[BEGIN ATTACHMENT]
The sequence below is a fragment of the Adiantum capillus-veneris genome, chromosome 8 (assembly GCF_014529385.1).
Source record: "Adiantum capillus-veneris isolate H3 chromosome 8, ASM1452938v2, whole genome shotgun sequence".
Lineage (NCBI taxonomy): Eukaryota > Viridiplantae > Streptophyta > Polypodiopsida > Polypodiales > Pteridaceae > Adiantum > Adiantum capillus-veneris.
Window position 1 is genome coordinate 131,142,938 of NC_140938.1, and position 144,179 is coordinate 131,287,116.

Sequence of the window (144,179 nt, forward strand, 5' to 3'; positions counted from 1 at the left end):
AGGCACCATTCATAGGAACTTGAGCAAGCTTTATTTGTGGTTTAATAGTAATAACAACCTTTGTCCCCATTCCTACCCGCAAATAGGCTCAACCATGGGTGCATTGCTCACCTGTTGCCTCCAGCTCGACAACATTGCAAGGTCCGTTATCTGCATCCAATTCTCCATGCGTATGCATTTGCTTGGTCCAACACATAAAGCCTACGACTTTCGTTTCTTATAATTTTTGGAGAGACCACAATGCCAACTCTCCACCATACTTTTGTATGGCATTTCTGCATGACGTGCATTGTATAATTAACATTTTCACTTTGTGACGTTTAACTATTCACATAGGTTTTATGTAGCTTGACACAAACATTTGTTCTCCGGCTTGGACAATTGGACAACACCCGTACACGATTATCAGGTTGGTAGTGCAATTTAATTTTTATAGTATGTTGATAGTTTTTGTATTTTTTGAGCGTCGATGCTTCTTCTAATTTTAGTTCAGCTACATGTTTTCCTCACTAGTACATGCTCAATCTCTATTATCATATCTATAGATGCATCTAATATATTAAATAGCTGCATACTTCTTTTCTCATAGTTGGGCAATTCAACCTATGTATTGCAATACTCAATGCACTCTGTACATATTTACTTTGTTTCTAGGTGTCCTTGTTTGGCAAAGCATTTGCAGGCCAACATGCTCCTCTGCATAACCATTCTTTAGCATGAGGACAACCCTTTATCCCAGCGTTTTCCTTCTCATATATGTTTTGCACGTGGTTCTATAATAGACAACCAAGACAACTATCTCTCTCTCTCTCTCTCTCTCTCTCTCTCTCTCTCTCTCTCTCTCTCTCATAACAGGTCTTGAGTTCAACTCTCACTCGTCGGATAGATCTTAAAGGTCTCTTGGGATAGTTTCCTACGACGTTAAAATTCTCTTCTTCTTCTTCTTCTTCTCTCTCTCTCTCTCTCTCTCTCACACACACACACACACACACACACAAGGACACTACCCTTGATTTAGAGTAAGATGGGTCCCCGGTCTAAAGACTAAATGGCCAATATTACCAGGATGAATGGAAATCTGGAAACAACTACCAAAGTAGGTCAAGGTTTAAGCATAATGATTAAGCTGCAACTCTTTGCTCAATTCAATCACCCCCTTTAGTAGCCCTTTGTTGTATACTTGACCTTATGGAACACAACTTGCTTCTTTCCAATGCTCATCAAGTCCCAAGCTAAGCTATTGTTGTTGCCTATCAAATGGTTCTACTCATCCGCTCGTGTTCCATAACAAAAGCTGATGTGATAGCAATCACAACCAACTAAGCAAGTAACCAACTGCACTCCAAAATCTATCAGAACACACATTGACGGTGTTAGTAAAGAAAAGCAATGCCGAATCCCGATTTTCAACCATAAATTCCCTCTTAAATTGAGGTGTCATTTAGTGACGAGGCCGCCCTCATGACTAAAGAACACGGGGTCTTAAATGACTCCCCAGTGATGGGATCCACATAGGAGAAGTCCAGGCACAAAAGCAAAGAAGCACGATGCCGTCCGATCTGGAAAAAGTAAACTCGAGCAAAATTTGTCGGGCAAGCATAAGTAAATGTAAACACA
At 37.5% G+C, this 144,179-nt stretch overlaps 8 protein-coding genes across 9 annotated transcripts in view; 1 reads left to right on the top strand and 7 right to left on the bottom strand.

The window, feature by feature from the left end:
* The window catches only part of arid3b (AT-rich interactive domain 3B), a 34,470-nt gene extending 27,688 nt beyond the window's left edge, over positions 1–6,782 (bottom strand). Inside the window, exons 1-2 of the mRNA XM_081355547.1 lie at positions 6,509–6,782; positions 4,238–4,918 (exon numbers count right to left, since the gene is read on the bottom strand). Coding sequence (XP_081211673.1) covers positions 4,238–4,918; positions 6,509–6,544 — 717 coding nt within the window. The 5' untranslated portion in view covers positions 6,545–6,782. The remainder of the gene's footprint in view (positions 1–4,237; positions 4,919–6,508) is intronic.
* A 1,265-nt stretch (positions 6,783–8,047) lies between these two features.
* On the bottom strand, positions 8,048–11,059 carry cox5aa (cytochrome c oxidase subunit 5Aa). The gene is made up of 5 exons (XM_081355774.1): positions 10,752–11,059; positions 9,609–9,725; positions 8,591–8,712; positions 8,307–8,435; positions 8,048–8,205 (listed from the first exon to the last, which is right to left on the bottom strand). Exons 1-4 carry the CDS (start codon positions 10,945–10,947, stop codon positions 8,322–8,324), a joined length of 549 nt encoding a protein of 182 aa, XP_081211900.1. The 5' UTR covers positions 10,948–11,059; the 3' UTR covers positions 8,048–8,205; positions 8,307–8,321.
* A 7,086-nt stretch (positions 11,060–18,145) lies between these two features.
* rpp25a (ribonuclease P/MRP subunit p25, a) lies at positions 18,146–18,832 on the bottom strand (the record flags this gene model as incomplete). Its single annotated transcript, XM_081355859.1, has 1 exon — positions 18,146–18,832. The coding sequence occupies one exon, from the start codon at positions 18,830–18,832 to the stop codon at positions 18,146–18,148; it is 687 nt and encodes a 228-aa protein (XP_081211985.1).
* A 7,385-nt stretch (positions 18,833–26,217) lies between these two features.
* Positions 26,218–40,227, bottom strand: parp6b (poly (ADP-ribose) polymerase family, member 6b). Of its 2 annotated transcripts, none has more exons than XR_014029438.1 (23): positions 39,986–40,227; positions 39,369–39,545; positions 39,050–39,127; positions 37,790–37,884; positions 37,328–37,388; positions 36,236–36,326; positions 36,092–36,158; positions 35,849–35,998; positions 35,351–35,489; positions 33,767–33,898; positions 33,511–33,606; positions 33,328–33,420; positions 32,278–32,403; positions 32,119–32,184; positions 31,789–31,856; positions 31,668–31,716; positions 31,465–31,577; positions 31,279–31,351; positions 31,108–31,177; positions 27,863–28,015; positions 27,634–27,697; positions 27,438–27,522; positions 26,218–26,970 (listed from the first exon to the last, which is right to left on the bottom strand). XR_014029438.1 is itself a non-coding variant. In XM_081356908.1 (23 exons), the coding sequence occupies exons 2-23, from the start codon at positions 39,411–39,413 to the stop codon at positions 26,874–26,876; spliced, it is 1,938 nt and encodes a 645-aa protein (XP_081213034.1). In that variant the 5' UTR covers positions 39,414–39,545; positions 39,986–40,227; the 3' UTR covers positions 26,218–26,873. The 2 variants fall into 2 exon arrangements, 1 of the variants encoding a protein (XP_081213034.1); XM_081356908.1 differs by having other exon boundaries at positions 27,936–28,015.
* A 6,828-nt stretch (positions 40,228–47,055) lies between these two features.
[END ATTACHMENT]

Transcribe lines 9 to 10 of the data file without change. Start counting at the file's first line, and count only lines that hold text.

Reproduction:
* The window catches only part of arid3b (AT-rich interactive domain 3B), a 34,470-nt gene extending 27,688 nt beyond the window's left edge, over positions 1–6,782 (bottom strand). Inside the window, exons 1-2 of the mRNA XM_081355547.1 lie at positions 6,509–6,782; positions 4,238–4,918 (exon numbers count right to left, since the gene is read on the bottom strand). Coding sequence (XP_081211673.1) covers positions 4,238–4,918; positions 6,509–6,544 — 717 coding nt within the window. The 5' untranslated portion in view covers positions 6,545–6,782. The remainder of the gene's footprint in view (positions 1–4,237; positions 4,919–6,508) is intronic.
* A 1,265-nt stretch (positions 6,783–8,047) lies between these two features.